Over the past three years, Bramcote Hills has had new cricket practice facilities installed, a grant secured from the Lawn Tennis Association to replace nets on the schools tennis courts, and a multi-use games area installed with funding from NOF 3 – a government scheme designed to upgrade sports facilities in key local priority spots.
Nick Allcoat advises schools to make the most of their PTA or friends associations when applying for funding through charities, local authority or central government funding schemes. ‘Some organisations feel that schools are already given enough money through statutory funding – they tend to look more kindly on projects led by a non-statutory body such as a friends association,’ he says.
Across the country at Sir Henry Floyd, a specialist performing arts bloc was built four years ago, using funds raised by the school itself, thanks in the main to parents and governors. The school now has a state-of-the-art performance theatre surrounded by specialist classrooms, a recording studio, a music practice area, storage spaces, changing rooms and offices for the school’s performing arts team. ‘Specialist facilities enable our teachers to achieve so much more and allow students both from our school and others, not to mention local people, to have opportunities and experiences they would otherwise have to go much further afield to get,’ says business manager Ian Bryant. ‘They are also a good source of income, as the facilities can be hired out to local music, drama and dance groups.’
Provision has financial implications
Both sports and arts colleges are expected to be inclusive by promoting enjoyment of, and development in, as many different artistic forms and physical activity areas as possible. It’s not enough to simply provide for those students who already like sport and art. Provision has to be for all and this will have financial implications.
If a particular activity is popular and there is no one on the staff with the necessary expertise, then either staff training must be arranged or outside professionals brought in. At sports colleges this might include street dance, judo, yoga, tri-golf, cheerleading, or even parkour – the trendy new form of urban free running seen at the start of Casino Royale. In arts colleges it is the same – creative practitioners from a wide range of musical, drama, dance and many other groups are always keen to offer their services and utilising their expertise can enhance and extend what schools can offer in terms of both curricular and out-of-school-hours provision.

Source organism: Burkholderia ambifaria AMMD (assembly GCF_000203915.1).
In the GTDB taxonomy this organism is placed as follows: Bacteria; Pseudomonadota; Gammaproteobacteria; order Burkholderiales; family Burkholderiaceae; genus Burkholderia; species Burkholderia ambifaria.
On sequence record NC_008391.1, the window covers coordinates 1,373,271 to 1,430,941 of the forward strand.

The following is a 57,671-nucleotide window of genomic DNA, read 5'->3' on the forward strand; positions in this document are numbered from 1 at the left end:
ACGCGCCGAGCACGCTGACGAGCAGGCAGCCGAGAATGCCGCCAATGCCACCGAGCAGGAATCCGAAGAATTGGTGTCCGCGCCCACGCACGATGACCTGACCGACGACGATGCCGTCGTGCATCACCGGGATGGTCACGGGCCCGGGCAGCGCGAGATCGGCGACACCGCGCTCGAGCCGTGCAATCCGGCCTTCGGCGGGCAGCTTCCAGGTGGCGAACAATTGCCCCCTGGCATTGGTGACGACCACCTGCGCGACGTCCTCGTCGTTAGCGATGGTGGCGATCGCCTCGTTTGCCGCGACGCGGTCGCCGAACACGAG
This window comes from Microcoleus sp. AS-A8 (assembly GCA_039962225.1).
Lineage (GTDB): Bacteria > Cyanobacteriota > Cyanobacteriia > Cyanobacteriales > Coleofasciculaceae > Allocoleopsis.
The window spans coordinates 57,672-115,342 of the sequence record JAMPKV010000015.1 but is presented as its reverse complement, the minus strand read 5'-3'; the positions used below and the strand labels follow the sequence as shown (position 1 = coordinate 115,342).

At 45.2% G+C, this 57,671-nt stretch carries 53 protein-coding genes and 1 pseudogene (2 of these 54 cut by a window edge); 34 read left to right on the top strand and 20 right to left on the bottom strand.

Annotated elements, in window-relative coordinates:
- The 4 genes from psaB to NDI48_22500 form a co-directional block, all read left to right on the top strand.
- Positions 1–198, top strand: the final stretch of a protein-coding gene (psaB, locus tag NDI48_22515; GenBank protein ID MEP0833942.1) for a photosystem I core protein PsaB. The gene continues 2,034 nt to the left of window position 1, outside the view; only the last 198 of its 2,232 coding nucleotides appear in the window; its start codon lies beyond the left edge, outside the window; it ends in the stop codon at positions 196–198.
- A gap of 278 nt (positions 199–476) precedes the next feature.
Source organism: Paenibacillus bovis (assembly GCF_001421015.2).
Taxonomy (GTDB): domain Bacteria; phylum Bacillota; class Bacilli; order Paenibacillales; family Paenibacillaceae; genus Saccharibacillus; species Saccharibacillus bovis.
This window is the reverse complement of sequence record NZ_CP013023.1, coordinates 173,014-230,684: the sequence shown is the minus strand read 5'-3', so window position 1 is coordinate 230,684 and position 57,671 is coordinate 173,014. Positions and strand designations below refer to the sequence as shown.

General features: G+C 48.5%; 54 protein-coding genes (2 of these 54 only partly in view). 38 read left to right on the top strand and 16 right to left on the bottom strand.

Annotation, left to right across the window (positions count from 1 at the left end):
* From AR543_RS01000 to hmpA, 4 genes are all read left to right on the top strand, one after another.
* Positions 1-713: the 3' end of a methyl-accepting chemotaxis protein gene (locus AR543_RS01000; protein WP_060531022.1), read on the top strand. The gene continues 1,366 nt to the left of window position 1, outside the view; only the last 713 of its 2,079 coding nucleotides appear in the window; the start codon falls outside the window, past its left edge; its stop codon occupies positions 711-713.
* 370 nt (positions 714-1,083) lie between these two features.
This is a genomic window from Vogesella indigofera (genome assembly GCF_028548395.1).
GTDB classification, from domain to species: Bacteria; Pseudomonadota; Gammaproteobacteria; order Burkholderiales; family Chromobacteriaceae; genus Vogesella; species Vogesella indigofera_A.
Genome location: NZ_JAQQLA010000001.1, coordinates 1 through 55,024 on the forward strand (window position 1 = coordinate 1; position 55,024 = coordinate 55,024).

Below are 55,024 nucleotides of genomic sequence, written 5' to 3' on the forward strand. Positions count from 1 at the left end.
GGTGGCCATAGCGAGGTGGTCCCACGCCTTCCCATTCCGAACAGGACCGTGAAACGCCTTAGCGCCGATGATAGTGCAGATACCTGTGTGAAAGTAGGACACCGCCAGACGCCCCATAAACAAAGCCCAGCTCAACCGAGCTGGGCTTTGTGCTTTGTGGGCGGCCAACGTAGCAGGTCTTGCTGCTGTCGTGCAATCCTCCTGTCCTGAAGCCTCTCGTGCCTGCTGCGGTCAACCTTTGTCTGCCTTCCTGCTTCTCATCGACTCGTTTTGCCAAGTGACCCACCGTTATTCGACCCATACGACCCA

A cost is always involved and with many such projects going on within a school, a system able to cope with making ad hoc payments to numerous and divergent groups of individuals is needed. In Birmingham, at Wilson Stuart School and Sports College, a school for children with physical disabilities, finance manager Debbie Rush has developed a system that enables her to deal with not only school, sports college and school sport partnership concerns, but also matters relating to the specialist SEN outreach service offered by the school, as well as projects commissioned by the Youth Sport Trust and projects financed by Big Lottery money. She says: ‘We have one account but, within it, a whole range of cost centres, so that whenever money comes in or out we can quickly allocate it to its correct centre and keep track of exactly how much is coming and going and where.
‘This enables me to send individual reports to, say, the director of specialism or the partnership development manager, who runs the school sport partnership, to keep them up-to-date with what has been spent in their areas – without them having to waste time sifting through the whole of the school’s accounts,’ she adds. ‘This is particularly important with the school sport partnership, whose funding year is the academic not the financial year – we have to have two accounts for them that run six monthly to make this work more smoothly.’
Three years into his second appointment as a school business manager, Ian Bryant sums up the most significant future challenge facing colleagues in all schools, but particularly specialist colleges, where staff are expected to deliver so much more than just core provision. He explains how the tightening of central government funding over the next three years – at 3% growth rather than the 5% at which it has been set for the past three years – means that schools will need to be more innovative in finding the funding necessary to continue to add additional value to their core offer.
With Building Schools for the Future not set to hit Buckinghamshire for another 11 years and with school buildings well past their predicted sell-by-date, already Ian is casting his net further afield in search of potential sponsors and business partners. ‘You need to show businesses what they can get out of being associated with your school or a particular project,’ he says.
Nick Allcoat agrees: ‘You need to tap into all available sources of funding and work with whatever partners who may wish to use the schools facilities, or be associated with the school and its projects, to see what financial support they might be able to offer.’